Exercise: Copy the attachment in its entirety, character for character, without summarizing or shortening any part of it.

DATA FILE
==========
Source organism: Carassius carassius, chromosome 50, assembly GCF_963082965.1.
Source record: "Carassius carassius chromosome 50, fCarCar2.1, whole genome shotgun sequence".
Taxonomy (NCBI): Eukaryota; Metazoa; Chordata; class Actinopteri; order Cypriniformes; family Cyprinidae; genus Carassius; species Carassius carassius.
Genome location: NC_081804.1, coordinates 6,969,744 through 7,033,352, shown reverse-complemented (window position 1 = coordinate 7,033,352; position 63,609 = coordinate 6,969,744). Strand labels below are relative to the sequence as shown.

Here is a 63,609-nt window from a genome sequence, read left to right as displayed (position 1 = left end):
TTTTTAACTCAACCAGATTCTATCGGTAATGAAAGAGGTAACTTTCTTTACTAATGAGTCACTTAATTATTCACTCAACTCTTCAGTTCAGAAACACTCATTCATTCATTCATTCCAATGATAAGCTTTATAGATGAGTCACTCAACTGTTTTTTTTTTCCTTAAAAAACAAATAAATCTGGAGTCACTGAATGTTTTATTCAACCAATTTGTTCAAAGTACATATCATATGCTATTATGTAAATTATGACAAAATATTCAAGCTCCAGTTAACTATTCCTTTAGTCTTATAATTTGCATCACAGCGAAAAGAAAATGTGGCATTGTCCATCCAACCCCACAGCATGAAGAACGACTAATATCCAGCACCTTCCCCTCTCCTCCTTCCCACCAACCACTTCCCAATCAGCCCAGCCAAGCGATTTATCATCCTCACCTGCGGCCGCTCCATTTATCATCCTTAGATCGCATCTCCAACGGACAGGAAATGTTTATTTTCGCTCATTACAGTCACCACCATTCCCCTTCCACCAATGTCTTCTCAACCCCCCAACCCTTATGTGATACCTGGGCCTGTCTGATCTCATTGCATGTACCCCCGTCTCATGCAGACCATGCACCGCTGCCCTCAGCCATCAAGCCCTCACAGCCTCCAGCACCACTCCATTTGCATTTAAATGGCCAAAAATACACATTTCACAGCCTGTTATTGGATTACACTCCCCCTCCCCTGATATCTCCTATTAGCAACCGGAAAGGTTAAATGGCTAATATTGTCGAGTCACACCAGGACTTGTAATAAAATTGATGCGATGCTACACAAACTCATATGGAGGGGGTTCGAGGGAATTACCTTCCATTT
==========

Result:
Source organism: Carassius carassius, chromosome 50, assembly GCF_963082965.1.
Source record: "Carassius carassius chromosome 50, fCarCar2.1, whole genome shotgun sequence".
Taxonomy (NCBI): Eukaryota; Metazoa; Chordata; class Actinopteri; order Cypriniformes; family Cyprinidae; genus Carassius; species Carassius carassius.
Genome location: NC_081804.1, coordinates 6,969,744 through 7,033,352, shown reverse-complemented (window position 1 = coordinate 7,033,352; position 63,609 = coordinate 6,969,744). Strand labels below are relative to the sequence as shown.

Here is a 63,609-nt window from a genome sequence, read left to right as displayed (position 1 = left end):
TTTTTAACTCAACCAGATTCTATCGGTAATGAAAGAGGTAACTTTCTTTACTAATGAGTCACTTAATTATTCACTCAACTCTTCAGTTCAGAAACACTCATTCATTCATTCATTCCAATGATAAGCTTTATAGATGAGTCACTCAACTGTTTTTTTTTTCCTTAAAAAACAAATAAATCTGGAGTCACTGAATGTTTTATTCAACCAATTTGTTCAAAGTACATATCATATGCTATTATGTAAATTATGACAAAATATTCAAGCTCCAGTTAACTATTCCTTTAGTCTTATAATTTGCATCACAGCGAAAAGAAAATGTGGCATTGTCCATCCAACCCCACAGCATGAAGAACGACTAATATCCAGCACCTTCCCCTCTCCTCCTTCCCACCAACCACTTCCCAATCAGCCCAGCCAAGCGATTTATCATCCTCACCTGCGGCCGCTCCATTTATCATCCTTAGATCGCATCTCCAACGGACAGGAAATGTTTATTTTCGCTCATTACAGTCACCACCATTCCCCTTCCACCAATGTCTTCTCAACCCCCCAACCCTTATGTGATACCTGGGCCTGTCTGATCTCATTGCATGTACCCCCGTCTCATGCAGACCATGCACCGCTGCCCTCAGCCATCAAGCCCTCACAGCCTCCAGCACCACTCCATTTGCATTTAAATGGCCAAAAATACACATTTCACAGCCTGTTATTGGATTACACTCCCCCTCCCCTGATATCTCCTATTAGCAACCGGAAAGGTTAAATGGCTAATATTGTCGAGTCACACCAGGACTTGTAATAAAATTGATGCGATGCTACACAAACTCATATGGAGGGGGTTCGAGGGAATTACCTTCCATTT